simoniker writes "Designer Ben Schneider (Empire Earth, EyeToy: AntiGrav, Titan Quest) has written a new article exploring the possibility of enticing your players through the power of defeat. From the piece: 'Some of the most memorable moments in games depend heavily on reversals to kick their dramatic arcs forward, from Planetfall to Fable to Beyond Good & Evil to Deus Ex. And yet, as an industry, we clearly have a lot to learn — and a lot to invent. So, then, how do you draw a clear line between player failure and dramatic reversal? It is a question well worth pondering.' In other words, if the game forces the player to get his ass kicked, can the player ever forgive it, or is it the key to some really interesting moments when used in a positive way?"
KeepingOnEye writes: It's the American Dream, and I had share it. Kid does something that takes some guts, and Google pays attention. From his blog CanGoogleHearMe.com: "On February 11th, 2007 I'm getting on a plane to fly to Mountain View, California, headquarters of Google, Inc. Once there, I'm going to try to pitch an idea; catch is, I don't have an appointment, they don't know I'm coming, and I'm literally going to be showing up at their door and hoping they give me a meeting.
And if they don't give me one? Then I'm going to sit in their lobby like a spoiled child in hopes that they'll change their mind.:) Every once in a while you have to give an idea a shot, or you spend your entire life passing up ideas that seem just beyond your reach."
Best part? After three days, they talked to him! Gave him a meeting — he's down in Cali. right putting together stuff for a second presentation. Makes you wonder how it'll turn out, but more power to him, in my opinion. Makes reality TV look inconsequential.
Stefan Waidele writes: "Free Linux Course for Beginners =============================== Feb, 22nd, 2007
LinuxBasics.org, The community that helps people to run Linux, offers their third free Linux class, An Introduction to Linux Basics.
This course is designed to give a foundation of understanding of Linux to a beginner who wants to know a little more about the system. More advanced Linux users will find an opportunity to dig deeper into some areas they always wanted to know more about or discover gaps in their knowledge that they didn't know existed.
The study guide used will be LBook, an edited version of Introduction to Linux: A Hands on Guide by Machtelt Garrels which is distributed under the GNU FDL. You will need to join the LBo-course mailing list in order to participate in the course (http://linuxbasics.org/cgi-bin/mailman/listinfo/l bo-course/).
The class is set to begin on Febuary 22nd. You can also join after that starting date.
About LinuxBasics.org ===================== Feb, 15th 2007
LinuxBasic.org (short: LBo) is a community project with the goal to help people to install and run the Linux^(TM) operating system. It was founded in May 2004 and is growing ever since.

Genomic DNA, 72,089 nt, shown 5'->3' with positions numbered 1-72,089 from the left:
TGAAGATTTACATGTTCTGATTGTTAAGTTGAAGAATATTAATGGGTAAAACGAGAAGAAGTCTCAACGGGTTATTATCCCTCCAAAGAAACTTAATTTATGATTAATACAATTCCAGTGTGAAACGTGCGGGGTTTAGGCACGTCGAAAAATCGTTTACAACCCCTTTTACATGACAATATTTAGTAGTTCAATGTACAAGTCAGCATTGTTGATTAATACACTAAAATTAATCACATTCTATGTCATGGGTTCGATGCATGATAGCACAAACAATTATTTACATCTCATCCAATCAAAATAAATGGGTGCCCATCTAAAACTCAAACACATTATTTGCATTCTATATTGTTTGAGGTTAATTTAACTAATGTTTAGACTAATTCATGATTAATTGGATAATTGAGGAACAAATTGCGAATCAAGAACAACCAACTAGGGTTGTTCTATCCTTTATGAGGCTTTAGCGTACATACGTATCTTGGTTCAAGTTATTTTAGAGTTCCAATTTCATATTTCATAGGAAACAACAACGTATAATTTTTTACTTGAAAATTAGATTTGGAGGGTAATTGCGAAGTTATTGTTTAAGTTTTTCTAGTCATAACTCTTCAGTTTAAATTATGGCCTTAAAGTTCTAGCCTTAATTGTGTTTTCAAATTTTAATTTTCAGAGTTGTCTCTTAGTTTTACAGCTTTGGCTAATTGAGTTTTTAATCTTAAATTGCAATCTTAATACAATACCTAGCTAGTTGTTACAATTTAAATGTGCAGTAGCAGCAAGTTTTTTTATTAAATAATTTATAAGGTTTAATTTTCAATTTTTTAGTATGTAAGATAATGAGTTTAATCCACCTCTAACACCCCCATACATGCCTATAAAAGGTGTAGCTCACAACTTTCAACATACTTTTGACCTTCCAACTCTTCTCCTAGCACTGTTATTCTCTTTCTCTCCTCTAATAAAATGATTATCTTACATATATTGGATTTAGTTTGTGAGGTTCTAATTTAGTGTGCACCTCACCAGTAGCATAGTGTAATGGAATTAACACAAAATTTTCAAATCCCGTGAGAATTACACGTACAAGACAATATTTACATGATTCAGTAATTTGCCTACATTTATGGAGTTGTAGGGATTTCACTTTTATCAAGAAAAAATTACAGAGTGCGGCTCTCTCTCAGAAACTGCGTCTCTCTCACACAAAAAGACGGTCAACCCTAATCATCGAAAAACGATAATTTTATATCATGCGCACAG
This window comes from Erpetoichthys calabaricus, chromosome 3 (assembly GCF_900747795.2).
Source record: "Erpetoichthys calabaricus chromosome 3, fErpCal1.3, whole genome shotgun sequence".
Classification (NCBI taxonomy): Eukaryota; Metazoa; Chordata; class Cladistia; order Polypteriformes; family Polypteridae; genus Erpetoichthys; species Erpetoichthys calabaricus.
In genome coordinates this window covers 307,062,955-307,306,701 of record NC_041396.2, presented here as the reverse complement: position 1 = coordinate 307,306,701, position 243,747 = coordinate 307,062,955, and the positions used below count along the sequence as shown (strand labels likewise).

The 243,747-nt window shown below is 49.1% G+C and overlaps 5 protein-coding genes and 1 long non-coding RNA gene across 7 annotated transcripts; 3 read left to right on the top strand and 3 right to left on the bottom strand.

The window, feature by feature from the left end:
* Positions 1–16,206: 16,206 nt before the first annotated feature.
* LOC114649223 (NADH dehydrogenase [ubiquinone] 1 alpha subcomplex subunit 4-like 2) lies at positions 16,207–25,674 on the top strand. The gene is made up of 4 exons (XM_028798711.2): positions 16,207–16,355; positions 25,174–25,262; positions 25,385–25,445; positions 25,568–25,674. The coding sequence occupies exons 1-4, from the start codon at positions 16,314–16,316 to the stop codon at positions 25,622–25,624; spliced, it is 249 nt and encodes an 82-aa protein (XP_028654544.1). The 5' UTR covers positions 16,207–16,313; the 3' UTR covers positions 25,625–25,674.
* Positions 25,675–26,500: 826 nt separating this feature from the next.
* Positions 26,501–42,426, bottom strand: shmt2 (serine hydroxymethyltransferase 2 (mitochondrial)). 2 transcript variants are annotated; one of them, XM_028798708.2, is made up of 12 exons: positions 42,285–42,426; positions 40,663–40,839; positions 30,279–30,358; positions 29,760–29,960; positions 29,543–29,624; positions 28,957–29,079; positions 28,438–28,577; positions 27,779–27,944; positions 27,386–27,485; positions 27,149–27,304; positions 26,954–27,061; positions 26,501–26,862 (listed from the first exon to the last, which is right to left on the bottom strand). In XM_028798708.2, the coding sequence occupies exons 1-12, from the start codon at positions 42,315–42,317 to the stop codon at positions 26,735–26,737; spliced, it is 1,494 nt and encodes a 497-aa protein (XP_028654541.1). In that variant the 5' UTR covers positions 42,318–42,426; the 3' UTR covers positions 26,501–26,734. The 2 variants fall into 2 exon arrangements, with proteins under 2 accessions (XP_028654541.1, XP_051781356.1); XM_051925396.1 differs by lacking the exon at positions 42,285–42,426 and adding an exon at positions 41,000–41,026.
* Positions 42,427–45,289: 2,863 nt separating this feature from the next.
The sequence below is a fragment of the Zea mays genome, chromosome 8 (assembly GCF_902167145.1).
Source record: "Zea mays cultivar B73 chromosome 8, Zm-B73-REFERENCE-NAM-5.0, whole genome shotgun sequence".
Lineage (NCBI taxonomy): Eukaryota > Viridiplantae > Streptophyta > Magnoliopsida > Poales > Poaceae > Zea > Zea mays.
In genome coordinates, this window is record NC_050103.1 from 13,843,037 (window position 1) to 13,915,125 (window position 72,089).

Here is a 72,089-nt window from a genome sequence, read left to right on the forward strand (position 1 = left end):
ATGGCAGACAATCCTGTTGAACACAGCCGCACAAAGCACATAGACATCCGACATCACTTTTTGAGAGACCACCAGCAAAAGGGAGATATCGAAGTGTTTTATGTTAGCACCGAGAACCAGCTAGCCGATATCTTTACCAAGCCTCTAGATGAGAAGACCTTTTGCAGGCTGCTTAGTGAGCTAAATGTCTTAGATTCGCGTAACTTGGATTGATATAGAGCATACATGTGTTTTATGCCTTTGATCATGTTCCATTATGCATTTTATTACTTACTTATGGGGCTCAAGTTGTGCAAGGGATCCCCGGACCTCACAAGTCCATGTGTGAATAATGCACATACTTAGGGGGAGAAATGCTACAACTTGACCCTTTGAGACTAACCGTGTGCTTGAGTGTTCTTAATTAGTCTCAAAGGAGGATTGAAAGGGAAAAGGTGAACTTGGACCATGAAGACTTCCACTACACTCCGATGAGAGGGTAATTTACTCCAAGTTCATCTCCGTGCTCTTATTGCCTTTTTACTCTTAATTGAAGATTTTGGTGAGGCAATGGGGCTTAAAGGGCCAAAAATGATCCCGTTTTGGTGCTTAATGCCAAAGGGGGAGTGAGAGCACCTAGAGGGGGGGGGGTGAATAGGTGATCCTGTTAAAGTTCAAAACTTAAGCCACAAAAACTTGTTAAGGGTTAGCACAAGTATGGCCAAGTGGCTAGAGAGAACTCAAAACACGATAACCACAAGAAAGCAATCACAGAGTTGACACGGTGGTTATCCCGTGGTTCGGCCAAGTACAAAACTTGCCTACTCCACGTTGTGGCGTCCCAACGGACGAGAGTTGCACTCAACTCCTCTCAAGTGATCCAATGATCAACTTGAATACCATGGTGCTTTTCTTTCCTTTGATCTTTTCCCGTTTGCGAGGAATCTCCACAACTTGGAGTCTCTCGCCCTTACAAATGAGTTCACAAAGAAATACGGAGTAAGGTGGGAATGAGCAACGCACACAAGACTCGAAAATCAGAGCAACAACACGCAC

LBo offers a free Linux Course for beginners, which runs about 6 months as well as tutorials and links to sites that offer information needed to install and use Linux. They also run a friendly mailing-list for Questions that arise when people start using Linux. An IRC-channel completes the list of things you can find at LinuxBasics.org.
As a community, LBo offers the possibility to get involved. There are many ways to contribute: You can answer questions on the mailing-list, you can write a complete tutorial or just a step-by-step documentation on how you completed a specific task using linux."
alphadogg writes "Quanta Computer has confirmed orders for 1 million notebook PCs for the One Laptop Per Child (OLPC) project. The article goes into some background on the project, and lays out the enthusiastic adoption that the project is seeing overseas. The company estimates they'll ship somewhere between 5 and 10 Million units this year, with 7 countries already signed up to receive units. The machines currently cost $130, but with that kind of volume the original goal of $100 a machine may be viable. Even with the low cost, Quanta expects to make a small profit on each machine, making charity work that much easier."
from the sanity-in-the-courtroom dept.
An anonymous reader writes "The Washington Post reports that a Texas judge dismissed a $30 million case against MySpace for their role in a child assault case. 19-year old Peter Solis lied about his age on MySpace to gain the confidence of a 13-year old girl. The judge ruled, 'To impose a duty under these circumstances for MySpace to confirm or determine the age of each applicant, with liability resulting from negligence in performing or not performing duty, would of course stop MySpace's business in its tracks and close this avenue of communication.'" What do you think? Good call?